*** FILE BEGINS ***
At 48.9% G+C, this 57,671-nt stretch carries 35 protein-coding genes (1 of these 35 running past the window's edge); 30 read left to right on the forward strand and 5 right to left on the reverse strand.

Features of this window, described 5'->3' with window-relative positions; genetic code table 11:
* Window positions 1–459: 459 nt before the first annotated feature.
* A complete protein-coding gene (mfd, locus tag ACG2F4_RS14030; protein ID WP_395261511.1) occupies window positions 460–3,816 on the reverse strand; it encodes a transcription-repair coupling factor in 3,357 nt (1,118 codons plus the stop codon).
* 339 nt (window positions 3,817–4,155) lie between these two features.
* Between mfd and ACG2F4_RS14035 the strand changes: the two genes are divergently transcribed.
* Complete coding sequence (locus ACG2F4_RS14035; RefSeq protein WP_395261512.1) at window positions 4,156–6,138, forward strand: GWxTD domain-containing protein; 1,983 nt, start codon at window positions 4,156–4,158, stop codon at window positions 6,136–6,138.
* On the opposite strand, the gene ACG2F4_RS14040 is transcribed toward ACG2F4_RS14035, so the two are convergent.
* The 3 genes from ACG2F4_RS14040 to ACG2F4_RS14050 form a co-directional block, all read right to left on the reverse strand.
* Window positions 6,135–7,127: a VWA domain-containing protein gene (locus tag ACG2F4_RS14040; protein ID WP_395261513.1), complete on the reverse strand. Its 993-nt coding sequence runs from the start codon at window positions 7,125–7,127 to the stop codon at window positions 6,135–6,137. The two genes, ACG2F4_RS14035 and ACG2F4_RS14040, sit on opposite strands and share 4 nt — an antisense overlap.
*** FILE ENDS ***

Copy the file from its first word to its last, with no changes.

At 48.9% G+C, this 57,671-nt stretch carries 35 protein-coding genes (1 of these 35 running past the window's edge); 30 read left to right on the forward strand and 5 right to left on the reverse strand.

Features of this window, described 5'->3' with window-relative positions; genetic code table 11:
* Window positions 1–459: 459 nt before the first annotated feature.
* A complete protein-coding gene (mfd, locus tag ACG2F4_RS14030; protein ID WP_395261511.1) occupies window positions 460–3,816 on the reverse strand; it encodes a transcription-repair coupling factor in 3,357 nt (1,118 codons plus the stop codon).
* 339 nt (window positions 3,817–4,155) lie between these two features.
* Between mfd and ACG2F4_RS14035 the strand changes: the two genes are divergently transcribed.
* Complete coding sequence (locus ACG2F4_RS14035; RefSeq protein WP_395261512.1) at window positions 4,156–6,138, forward strand: GWxTD domain-containing protein; 1,983 nt, start codon at window positions 4,156–4,158, stop codon at window positions 6,136–6,138.
* On the opposite strand, the gene ACG2F4_RS14040 is transcribed toward ACG2F4_RS14035, so the two are convergent.
* The 3 genes from ACG2F4_RS14040 to ACG2F4_RS14050 form a co-directional block, all read right to left on the reverse strand.
* Window positions 6,135–7,127: a VWA domain-containing protein gene (locus tag ACG2F4_RS14040; protein ID WP_395261513.1), complete on the reverse strand. Its 993-nt coding sequence runs from the start codon at window positions 7,125–7,127 to the stop codon at window positions 6,135–6,137. The two genes, ACG2F4_RS14035 and ACG2F4_RS14040, sit on opposite strands and share 4 nt — an antisense overlap.